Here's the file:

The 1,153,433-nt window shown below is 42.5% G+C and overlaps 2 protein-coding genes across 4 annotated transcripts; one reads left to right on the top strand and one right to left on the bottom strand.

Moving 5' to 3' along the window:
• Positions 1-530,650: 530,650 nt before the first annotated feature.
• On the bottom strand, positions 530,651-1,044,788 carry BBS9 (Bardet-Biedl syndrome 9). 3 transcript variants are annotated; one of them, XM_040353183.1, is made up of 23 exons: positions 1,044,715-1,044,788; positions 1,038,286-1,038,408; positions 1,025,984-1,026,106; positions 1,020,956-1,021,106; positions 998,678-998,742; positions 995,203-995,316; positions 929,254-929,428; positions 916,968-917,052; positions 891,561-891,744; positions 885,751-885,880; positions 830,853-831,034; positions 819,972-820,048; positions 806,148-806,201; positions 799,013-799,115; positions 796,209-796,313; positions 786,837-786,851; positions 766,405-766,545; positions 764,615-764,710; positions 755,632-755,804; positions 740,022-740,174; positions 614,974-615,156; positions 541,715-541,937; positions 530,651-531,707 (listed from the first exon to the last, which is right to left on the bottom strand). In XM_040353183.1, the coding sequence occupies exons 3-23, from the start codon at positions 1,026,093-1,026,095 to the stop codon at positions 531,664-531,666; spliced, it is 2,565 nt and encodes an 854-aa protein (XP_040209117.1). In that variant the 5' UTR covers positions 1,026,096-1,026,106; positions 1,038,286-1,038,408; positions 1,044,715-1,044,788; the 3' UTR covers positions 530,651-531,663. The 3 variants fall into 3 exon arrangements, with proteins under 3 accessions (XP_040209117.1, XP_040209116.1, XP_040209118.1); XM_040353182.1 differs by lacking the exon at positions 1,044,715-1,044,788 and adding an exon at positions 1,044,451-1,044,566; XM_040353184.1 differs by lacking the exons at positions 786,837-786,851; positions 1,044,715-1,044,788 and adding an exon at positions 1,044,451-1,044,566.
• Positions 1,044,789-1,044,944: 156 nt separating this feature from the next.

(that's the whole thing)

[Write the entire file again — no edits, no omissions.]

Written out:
The 1,153,433-nt window shown below is 42.5% G+C and overlaps 2 protein-coding genes across 4 annotated transcripts; one reads left to right on the top strand and one right to left on the bottom strand.

Moving 5' to 3' along the window:
• Positions 1-530,650: 530,650 nt before the first annotated feature.
• On the bottom strand, positions 530,651-1,044,788 carry BBS9 (Bardet-Biedl syndrome 9). 3 transcript variants are annotated; one of them, XM_040353183.1, is made up of 23 exons: positions 1,044,715-1,044,788; positions 1,038,286-1,038,408; positions 1,025,984-1,026,106; positions 1,020,956-1,021,106; positions 998,678-998,742; positions 995,203-995,316; positions 929,254-929,428; positions 916,968-917,052; positions 891,561-891,744; positions 885,751-885,880; positions 830,853-831,034; positions 819,972-820,048; positions 806,148-806,201; positions 799,013-799,115; positions 796,209-796,313; positions 786,837-786,851; positions 766,405-766,545; positions 764,615-764,710; positions 755,632-755,804; positions 740,022-740,174; positions 614,974-615,156; positions 541,715-541,937; positions 530,651-531,707 (listed from the first exon to the last, which is right to left on the bottom strand). In XM_040353183.1, the coding sequence occupies exons 3-23, from the start codon at positions 1,026,093-1,026,095 to the stop codon at positions 531,664-531,666; spliced, it is 2,565 nt and encodes an 854-aa protein (XP_040209117.1). In that variant the 5' UTR covers positions 1,026,096-1,026,106; positions 1,038,286-1,038,408; positions 1,044,715-1,044,788; the 3' UTR covers positions 530,651-531,663. The 3 variants fall into 3 exon arrangements, with proteins under 3 accessions (XP_040209117.1, XP_040209116.1, XP_040209118.1); XM_040353182.1 differs by lacking the exon at positions 1,044,715-1,044,788 and adding an exon at positions 1,044,451-1,044,566; XM_040353184.1 differs by lacking the exons at positions 786,837-786,851; positions 1,044,715-1,044,788 and adding an exon at positions 1,044,451-1,044,566.
• Positions 1,044,789-1,044,944: 156 nt separating this feature from the next.